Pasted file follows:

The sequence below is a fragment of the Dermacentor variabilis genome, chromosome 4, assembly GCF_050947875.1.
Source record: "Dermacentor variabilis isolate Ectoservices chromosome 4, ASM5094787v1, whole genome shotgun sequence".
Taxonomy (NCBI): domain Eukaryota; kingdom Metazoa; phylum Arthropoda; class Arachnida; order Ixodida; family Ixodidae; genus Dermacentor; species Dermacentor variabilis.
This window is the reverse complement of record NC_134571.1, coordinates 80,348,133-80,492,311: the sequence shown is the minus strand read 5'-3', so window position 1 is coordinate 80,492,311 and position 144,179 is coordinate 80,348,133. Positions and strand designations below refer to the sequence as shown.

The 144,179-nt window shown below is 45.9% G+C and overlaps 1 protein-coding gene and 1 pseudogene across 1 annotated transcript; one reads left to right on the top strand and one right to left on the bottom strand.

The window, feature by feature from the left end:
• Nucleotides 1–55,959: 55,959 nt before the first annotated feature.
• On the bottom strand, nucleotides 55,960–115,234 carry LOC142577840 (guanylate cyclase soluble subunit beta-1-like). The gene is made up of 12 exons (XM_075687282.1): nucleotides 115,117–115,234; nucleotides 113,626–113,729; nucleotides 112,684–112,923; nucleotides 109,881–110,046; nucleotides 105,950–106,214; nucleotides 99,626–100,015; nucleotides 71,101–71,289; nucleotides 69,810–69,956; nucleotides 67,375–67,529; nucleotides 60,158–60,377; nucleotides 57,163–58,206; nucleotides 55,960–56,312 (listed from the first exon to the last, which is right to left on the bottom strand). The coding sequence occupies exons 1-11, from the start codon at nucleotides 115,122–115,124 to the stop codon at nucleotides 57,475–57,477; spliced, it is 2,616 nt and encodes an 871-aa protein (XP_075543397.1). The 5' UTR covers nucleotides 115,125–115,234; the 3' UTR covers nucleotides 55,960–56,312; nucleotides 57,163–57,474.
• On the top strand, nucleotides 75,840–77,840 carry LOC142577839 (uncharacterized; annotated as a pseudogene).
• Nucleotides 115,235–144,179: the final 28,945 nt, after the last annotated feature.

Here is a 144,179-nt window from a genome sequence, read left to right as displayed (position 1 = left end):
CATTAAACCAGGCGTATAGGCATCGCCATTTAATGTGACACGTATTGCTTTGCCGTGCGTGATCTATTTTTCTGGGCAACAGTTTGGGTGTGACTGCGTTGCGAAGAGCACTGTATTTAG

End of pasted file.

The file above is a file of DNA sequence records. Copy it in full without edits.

The sequence below is a fragment of the Dermacentor variabilis genome, chromosome 4, assembly GCF_050947875.1.
Source record: "Dermacentor variabilis isolate Ectoservices chromosome 4, ASM5094787v1, whole genome shotgun sequence".
Taxonomy (NCBI): domain Eukaryota; kingdom Metazoa; phylum Arthropoda; class Arachnida; order Ixodida; family Ixodidae; genus Dermacentor; species Dermacentor variabilis.
This window is the reverse complement of record NC_134571.1, coordinates 80,348,133-80,492,311: the sequence shown is the minus strand read 5'-3', so window position 1 is coordinate 80,492,311 and position 144,179 is coordinate 80,348,133. Positions and strand designations below refer to the sequence as shown.

The 144,179-nt window shown below is 45.9% G+C and overlaps 1 protein-coding gene and 1 pseudogene across 1 annotated transcript; one reads left to right on the top strand and one right to left on the bottom strand.

The window, feature by feature from the left end:
• Nucleotides 1–55,959: 55,959 nt before the first annotated feature.
• On the bottom strand, nucleotides 55,960–115,234 carry LOC142577840 (guanylate cyclase soluble subunit beta-1-like). The gene is made up of 12 exons (XM_075687282.1): nucleotides 115,117–115,234; nucleotides 113,626–113,729; nucleotides 112,684–112,923; nucleotides 109,881–110,046; nucleotides 105,950–106,214; nucleotides 99,626–100,015; nucleotides 71,101–71,289; nucleotides 69,810–69,956; nucleotides 67,375–67,529; nucleotides 60,158–60,377; nucleotides 57,163–58,206; nucleotides 55,960–56,312 (listed from the first exon to the last, which is right to left on the bottom strand). The coding sequence occupies exons 1-11, from the start codon at nucleotides 115,122–115,124 to the stop codon at nucleotides 57,475–57,477; spliced, it is 2,616 nt and encodes an 871-aa protein (XP_075543397.1). The 5' UTR covers nucleotides 115,125–115,234; the 3' UTR covers nucleotides 55,960–56,312; nucleotides 57,163–57,474.
• On the top strand, nucleotides 75,840–77,840 carry LOC142577839 (uncharacterized; annotated as a pseudogene).
• Nucleotides 115,235–144,179: the final 28,945 nt, after the last annotated feature.

Here is a 144,179-nt window from a genome sequence, read left to right as displayed (position 1 = left end):
CATTAAACCAGGCGTATAGGCATCGCCATTTAATGTGACACGTATTGCTTTGCCGTGCGTGATCTATTTTTCTGGGCAACAGTTTGGGTGTGACTGCGTTGCGAAGAGCACTGTATTTAG